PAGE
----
Investigators: Minnesota schools failing to test bus drivers for alcohol, drugs

- A Fox 9 Investigation found some Minnesota school districts are failing to meet even the most basic requirements when testing school bus drivers for the use of alcohol and drugs.

Recent cases show why the random checks are so important. In 2014, a school bus crashed into some trees near Winona, Minn. and the driver blamed the kids on board for distracting him.

In an audio recorded interview, the driver told police: "Just got sucked off the road. I looked up at the mirror, told the kids to sit down and by the time I looked back down, it was too late already."

But a sheriff's deputy noticed the driver struggled to keep his balance, his eyes were watery, and his breath smelled of alcohol. The bus driver told a deputy he only had two glasses of wine but he blew a .127 on a preliminary breath test.

In Minnesota, it’s illegal to drive a school bus with any alcohol in the driver's system.

A similar incident happened a few years back in Eagan. A school bus went off the road and rammed into a parked motor home. The driver blew a .105 and told police he had a few drinks the night before.

“In this day and age this shouldn’t be happening,” said Joe Werden whose daughter was on the bus. "As I'm pulling up I can see the bus driver, they got him out doing a sobriety test. And I'm like really, a sobriety test at two in the afternoon and you're driving kids."

No one was hurt in either case, but they highlight why school bus drivers are required to undergo random drug and alcohol testing throughout the year. It's supposed to act as a deterrent for the estimated five percent of drivers who may have a substance abuse problem.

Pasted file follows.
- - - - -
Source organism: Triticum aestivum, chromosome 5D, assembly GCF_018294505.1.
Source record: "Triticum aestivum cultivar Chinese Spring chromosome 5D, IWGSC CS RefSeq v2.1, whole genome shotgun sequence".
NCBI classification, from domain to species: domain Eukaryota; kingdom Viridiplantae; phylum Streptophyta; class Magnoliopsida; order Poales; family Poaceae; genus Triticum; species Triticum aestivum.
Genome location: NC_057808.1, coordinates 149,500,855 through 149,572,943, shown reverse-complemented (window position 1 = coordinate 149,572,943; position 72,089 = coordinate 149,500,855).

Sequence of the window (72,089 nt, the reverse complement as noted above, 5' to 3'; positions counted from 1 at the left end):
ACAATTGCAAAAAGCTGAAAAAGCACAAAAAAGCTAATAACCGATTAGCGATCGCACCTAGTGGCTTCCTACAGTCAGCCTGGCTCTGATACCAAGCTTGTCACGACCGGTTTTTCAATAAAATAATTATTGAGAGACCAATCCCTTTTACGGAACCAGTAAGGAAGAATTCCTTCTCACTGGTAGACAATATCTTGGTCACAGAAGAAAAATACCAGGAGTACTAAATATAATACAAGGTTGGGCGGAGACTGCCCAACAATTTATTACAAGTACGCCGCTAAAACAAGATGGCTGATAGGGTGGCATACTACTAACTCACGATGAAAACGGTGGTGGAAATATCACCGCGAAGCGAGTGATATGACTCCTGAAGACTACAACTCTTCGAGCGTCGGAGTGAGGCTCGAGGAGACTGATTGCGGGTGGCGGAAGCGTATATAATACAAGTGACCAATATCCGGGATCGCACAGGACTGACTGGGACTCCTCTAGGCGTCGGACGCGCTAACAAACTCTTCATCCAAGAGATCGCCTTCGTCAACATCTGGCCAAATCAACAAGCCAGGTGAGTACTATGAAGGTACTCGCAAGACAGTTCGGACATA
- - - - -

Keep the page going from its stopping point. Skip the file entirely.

RECORDS DESCRIBE MAJOR PROBLEMS IN BLOOMINGTON DISTRICT

An inspection this school year by the State Patrol found ”alarming" deficiencies in the Bloomington school district's testing program. It hired eight drivers before giving them federally mandated pre-employment drug and alcohol tests.

They drove for 3 months until anyone realized they had never been screened. No one checked to see if they had failed a drug or alcohol test at a previous employer, which the law mandates.

Bloomington also failed to test any of its drivers during the entire third quarter of 2015. The law requires random testing throughout the year.

When Bloomington did test, records show it was doing so on a somewhat predictable schedule, a serious flaw.

"It needs to be unannounced and reasonably spread out throughout the quarter so the drivers shouldn't know when it's coming," said Lt. Brian Reu, from the Minnesota State Patrol.

In December, a Bloomington driver was given a random test after dropping off elementary students in the morning.  The results showed an alcohol level of .027. That driver was charged with a DWI.

“There should be people losing their jobs for that," said Kerry Pearson. "I lost my son to a drunk driver in November and I'm raising his 5-year-old daughter who takes the Bloomington bus to and from school every day."

No one with the Bloomington school district would go on camera to answer questions about its testing program. But in a prepared statement they said, "We corrected the issues with the implementation of new procedures to ensure our practices are aligned with state and federal statutes."

OTHER DISTRICTS WITH TROUBLES

A 2014 inspection in Minneapolis found some drivers who were picked for random testing were allowed to go on their morning routes before having to provide a urine sample. That left a four to six hour gap for them to potentially find a way to cheat.

"You hear about the Whizzinator, other devices. Somebody might go talk to somebody else, ‘hey can you give me a sample’, and try and get that into the testing site and provide that sample for them," said Reu.

Last year, inspectors discovered the Bagley School District, in northwest Minnesota, was giving drivers advance notice of when tests were coming. Both Minneapolis and Bagley said they've corrected the problems.

School districts and their transportation companies don't have to make public how often school bus drivers fail a drug or alcohol test. In fact, they don't even have to alert law enforcement when a driver tests positive.

The Fox 9 Investigators surveyed 25 school districts and asked if any had drivers fail a drug or alcohol test in the past three years. Six responded by saying yes; three had a driver test positive for marijuana, one for cocaine, two for alcohol. And one for an unspecified drug.

Some of those drivers were fired immediately. Others were put through a substance abuse program and returned to work, which is allowed by law as long as they stay clean.


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